By: Amina Y. Doleh, Staff Tax Accountant
As many people eagerly wait for their advance recovery rebate (stimulus checks), some people have been left out of receiving them. Anyone aged 17 and older who can be claimed as a dependent cannot receive one, and the people claiming them do not receive additional payments for them either.
To understand why, we first need to understand what qualifies someone as a dependent. There are two main type of dependents: qualifying child and qualifying relative. The CARES Act requires that the dependent is a qualifying child. The requirements for a qualifying child are as follows:
- They must be related to the person claiming them
- They are either under the age of 19 or a full-time student under 24 (this is replaced with a less than $4,200 income requirement for qualifying relatives)
- At least half of their financial support is made by the person claiming them; and
- They live with the person claiming them for at least half the year
A qualifying child under the CARES Act must also meet the requirements to be eligible for the Child Tax Credit. There are two main differences between these rules and the rules above:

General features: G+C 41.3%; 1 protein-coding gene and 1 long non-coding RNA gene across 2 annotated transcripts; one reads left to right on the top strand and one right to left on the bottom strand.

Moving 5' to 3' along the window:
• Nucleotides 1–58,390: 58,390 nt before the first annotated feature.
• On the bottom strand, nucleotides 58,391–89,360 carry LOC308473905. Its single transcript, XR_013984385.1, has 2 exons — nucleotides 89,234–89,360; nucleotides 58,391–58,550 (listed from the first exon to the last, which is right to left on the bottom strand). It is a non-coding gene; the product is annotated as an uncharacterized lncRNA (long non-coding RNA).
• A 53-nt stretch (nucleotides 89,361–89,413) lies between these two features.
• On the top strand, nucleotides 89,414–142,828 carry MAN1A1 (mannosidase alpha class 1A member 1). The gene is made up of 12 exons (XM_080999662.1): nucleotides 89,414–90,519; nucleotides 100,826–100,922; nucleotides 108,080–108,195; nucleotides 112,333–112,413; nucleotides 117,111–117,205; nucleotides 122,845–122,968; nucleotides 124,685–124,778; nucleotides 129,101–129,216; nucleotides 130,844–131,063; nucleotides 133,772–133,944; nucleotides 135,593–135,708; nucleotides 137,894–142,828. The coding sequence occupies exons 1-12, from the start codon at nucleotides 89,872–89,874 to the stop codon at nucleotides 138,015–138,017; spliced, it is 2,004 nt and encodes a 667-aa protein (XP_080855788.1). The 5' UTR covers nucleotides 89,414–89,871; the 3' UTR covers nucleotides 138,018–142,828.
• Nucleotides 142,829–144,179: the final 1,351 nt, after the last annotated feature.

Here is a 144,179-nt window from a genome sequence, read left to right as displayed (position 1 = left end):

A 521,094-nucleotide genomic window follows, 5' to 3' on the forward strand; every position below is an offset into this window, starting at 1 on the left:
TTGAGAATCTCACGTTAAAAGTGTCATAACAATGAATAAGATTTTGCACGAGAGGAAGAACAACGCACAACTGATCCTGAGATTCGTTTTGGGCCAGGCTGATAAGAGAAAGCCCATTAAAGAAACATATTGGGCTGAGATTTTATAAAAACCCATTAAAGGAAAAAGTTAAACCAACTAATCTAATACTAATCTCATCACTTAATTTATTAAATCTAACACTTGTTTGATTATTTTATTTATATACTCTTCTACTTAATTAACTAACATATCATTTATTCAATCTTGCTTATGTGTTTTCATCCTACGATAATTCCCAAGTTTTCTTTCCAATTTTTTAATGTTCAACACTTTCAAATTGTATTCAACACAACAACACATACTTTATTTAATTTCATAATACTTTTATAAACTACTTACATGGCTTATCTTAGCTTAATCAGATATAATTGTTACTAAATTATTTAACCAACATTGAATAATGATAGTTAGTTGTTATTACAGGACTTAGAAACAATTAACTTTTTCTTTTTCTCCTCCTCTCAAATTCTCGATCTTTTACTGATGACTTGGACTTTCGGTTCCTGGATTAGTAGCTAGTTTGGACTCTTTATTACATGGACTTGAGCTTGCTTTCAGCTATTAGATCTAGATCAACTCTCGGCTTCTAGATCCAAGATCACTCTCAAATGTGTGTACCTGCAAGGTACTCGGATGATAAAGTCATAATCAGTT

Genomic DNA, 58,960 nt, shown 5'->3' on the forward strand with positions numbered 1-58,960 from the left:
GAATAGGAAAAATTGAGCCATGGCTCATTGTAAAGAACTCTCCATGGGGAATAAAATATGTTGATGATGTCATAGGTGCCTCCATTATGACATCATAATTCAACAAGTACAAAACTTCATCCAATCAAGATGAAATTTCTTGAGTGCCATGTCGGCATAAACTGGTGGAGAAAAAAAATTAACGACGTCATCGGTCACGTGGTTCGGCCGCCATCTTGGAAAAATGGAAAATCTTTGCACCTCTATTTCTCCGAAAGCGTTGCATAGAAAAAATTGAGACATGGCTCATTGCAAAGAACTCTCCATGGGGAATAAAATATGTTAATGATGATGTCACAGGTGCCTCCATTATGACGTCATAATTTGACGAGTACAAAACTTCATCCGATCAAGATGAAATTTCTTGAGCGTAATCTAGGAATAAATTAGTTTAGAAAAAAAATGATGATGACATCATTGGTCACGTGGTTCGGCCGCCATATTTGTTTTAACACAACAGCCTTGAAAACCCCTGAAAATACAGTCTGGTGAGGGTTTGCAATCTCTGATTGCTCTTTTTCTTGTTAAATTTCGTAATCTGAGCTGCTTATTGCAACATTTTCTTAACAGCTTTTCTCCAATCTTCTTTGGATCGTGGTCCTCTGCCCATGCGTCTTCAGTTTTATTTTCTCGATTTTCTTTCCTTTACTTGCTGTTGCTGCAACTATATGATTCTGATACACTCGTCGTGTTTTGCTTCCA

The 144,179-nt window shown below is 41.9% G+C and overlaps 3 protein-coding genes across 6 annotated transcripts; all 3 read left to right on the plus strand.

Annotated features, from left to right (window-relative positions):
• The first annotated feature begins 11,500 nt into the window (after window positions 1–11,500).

- They must be a U.S. citizen, U.S. national, or U.S. resident alien; and
- They must be under the age of 17
This is where problems start to arise. Someone who claims a child or relative over the age of 17 will not receive an additional $500 payment for that dependent as they are not a qualifying child.
Can the dependent receive a $1,200 stimulus check? No, because an eligible individual as defined by the CARES Act is “any individual other than a nonresident alien or an individual for whom a dependency deduction is allowable to another taxpayer for the tax year.”
If the individual supports themselves, they do not qualify as a dependent, and they should be able to receive a stimulus check without issue.
If a dependent in this situation is not claimed by someone on their return, can they receive a stimulus check? The main consensus is no, as the individual still qualifies as a dependent whether they are claimed or not, so they should still be checking the box that they can be claimed as a dependent.
Fortunately, lawmakers are looking into rectifying the situation. There is support of extending the $500 payments to include dependents 17 years of age and older by several U.S. senators. However, this may not be passed for several months or until next year. Until then, these dependents are stuck in a middle ground where neither they nor the people claiming them can receive a benefit.